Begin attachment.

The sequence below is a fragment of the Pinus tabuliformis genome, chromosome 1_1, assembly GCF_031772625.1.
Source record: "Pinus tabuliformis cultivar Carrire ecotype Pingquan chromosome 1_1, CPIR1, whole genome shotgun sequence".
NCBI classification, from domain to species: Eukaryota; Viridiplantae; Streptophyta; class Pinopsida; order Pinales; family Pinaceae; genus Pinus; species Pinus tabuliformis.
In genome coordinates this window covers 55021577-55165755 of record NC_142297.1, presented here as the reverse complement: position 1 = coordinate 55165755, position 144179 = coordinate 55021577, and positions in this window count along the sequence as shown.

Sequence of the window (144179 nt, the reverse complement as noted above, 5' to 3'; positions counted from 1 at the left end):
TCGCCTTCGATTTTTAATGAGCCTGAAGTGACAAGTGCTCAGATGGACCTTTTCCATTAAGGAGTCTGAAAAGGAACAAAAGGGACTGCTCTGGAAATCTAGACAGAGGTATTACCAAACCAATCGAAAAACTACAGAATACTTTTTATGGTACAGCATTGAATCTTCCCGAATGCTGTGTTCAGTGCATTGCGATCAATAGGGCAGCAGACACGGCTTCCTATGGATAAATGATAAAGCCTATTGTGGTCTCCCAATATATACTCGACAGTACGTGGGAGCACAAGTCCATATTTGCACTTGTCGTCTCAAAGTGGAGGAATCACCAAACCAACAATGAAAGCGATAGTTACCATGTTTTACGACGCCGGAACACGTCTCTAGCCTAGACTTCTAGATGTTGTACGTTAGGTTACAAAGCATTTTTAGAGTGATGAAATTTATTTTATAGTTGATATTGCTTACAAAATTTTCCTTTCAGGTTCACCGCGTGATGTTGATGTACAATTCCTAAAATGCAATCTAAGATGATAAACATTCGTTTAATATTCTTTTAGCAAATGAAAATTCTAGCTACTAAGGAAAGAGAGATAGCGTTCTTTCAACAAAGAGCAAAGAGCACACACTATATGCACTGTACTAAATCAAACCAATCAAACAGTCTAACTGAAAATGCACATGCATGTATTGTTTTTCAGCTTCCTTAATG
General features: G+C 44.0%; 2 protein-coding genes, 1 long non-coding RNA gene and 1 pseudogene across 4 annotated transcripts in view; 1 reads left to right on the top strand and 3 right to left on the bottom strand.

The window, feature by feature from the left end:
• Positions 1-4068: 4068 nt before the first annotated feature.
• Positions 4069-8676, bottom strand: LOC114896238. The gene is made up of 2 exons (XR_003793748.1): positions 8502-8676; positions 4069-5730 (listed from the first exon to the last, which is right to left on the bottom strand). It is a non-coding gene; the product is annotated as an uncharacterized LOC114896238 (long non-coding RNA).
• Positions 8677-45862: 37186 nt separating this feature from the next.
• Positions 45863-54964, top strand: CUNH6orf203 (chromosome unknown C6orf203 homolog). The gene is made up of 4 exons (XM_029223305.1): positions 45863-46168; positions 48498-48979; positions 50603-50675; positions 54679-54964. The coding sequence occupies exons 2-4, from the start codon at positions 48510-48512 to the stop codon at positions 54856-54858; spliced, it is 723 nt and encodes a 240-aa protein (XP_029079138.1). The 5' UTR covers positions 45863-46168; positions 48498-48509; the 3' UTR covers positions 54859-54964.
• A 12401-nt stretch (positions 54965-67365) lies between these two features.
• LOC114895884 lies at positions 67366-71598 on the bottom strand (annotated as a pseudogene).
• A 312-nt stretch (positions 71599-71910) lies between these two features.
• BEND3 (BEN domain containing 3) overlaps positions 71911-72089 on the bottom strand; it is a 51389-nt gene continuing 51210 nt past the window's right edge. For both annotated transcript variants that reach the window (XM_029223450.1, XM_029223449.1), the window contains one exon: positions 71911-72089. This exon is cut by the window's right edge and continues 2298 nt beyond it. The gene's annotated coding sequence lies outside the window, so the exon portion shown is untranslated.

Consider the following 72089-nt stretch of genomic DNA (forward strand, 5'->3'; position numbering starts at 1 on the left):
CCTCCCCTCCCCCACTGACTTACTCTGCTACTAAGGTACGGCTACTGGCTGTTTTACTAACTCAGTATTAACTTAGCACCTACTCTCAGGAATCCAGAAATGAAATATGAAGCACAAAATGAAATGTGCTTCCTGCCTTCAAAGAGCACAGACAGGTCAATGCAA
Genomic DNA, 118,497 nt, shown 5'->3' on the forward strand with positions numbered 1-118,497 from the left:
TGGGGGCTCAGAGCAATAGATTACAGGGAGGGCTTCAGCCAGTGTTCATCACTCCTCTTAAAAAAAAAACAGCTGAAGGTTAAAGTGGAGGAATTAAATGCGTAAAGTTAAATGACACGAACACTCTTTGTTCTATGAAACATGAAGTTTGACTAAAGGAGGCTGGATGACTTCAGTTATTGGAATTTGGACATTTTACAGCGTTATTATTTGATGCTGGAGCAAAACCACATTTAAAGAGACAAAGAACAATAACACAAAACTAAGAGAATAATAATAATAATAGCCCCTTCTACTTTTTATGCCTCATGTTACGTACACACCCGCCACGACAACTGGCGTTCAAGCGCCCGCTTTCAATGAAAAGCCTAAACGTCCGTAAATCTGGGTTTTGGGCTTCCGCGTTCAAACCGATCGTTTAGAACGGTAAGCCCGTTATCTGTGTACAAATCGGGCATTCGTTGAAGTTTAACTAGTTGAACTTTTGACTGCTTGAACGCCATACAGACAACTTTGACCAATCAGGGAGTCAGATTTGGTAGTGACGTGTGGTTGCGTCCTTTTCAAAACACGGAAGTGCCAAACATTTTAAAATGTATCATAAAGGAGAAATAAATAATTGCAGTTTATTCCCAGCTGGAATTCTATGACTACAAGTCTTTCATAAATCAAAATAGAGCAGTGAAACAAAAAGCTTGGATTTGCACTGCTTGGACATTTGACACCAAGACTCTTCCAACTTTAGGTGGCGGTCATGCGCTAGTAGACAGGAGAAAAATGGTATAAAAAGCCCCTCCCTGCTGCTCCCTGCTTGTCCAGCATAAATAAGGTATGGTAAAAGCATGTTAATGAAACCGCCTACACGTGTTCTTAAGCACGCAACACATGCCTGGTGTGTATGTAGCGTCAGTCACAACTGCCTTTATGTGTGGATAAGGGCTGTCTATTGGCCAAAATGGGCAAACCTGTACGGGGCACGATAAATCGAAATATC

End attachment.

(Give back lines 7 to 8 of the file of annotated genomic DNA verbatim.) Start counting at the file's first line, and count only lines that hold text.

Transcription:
General features: G+C 44.0%; 2 protein-coding genes, 1 long non-coding RNA gene and 1 pseudogene across 4 annotated transcripts in view; 1 reads left to right on the top strand and 3 right to left on the bottom strand.

The window, feature by feature from the left end: